Stephane Veilleux Re-signs For Two-Years

Hannah Foslien

A forgotten player who seems to be sneaking his way back to the NHL, one step at a time.


The Minnesota Wild has re-signed one of its hard-nosed depth players.

The club has inked forward Stephane Veilleux to a two-year, two-way contract. The 31-year-old skated in two playoff contests for Minnesota this season. He notched eight points (3-5=8) and 45 penalty minutes (PIM) in 33 regular season games with the Houston Aeros in the American Hockey League (AHL) this season and added two assists and a plus-3 rating in three playoff games with Houston

Anyone else not remember he was on the team?

To be fair, Veilleux was always one of our better bottom six players since the early days of the Minnesota Wild. He would miss the net like it was his job, but he played a honest, hardworking style of game that I think all of us can appreciate.

So What Does That Mean For The Wild?


Veilleux was previously on a two-contract with a pro salary of 600k. Considering he only played two games with the Wild this season and that the new contract is a secure two-years, his new contract is about the same price, which makes it easy for the team to send him up or down.

To clear things up, a two-way contract does not mean he is waiver exempt, it just means if he plays in the AHL, he would not be paid his NHL contract, rather his specified minor league salary. Still, his low cap hit allows the Wild to call him up if injuries happen and not worry about cap space.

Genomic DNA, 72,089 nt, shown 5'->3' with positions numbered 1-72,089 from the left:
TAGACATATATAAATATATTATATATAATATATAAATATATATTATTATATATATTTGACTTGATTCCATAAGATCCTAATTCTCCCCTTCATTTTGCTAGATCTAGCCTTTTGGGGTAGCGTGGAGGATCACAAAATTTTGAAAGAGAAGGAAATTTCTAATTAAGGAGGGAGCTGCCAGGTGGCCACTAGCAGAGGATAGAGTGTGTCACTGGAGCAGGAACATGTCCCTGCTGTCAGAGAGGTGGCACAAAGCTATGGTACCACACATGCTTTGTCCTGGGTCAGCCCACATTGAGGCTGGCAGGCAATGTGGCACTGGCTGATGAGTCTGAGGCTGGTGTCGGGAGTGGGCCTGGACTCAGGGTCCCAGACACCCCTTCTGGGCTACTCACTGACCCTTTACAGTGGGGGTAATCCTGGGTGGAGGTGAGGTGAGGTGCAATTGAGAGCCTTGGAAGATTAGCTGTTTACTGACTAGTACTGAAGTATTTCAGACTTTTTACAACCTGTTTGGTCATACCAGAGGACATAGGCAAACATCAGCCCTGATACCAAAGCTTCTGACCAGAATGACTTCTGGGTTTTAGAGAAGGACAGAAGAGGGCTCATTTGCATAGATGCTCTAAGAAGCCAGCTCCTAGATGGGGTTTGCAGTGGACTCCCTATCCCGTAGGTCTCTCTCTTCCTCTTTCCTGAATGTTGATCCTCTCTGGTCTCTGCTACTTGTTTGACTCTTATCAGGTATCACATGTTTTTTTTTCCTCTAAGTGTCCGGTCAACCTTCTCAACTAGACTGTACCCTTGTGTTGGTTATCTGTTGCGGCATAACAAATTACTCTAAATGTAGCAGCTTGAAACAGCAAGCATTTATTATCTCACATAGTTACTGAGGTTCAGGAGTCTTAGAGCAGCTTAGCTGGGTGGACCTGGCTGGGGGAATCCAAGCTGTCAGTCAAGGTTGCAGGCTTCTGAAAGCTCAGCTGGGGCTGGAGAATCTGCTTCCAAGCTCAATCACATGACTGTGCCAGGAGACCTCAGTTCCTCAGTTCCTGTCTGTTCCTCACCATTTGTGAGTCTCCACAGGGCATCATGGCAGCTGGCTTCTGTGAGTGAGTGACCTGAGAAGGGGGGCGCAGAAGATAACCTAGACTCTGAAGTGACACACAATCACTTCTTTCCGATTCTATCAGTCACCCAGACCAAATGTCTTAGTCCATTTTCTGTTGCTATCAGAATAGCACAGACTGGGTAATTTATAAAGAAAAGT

But don't count him out just yet. Pierre-Marc Bouchard found his place on the third line this season but most likely won't be re-signed, meaning there will be an extra spot available on our bottom two lines.

Now, the Wild could use a talented youngster like Mikael Granlund or maybe even Brett Bulmer, but with a good training camp, Veilleux could find a spot for himself. He skates fast and with energy, he is a Wild veteran, and he is a good role player. Not a bad option for a forechecking line that kills good minutes.

So with everything considered, he is a low cost, low maintenance type of player that knows the team and knows the players, and who plays a simple, hardworking game on small NHL minutes. Sounds like a good deal to me!

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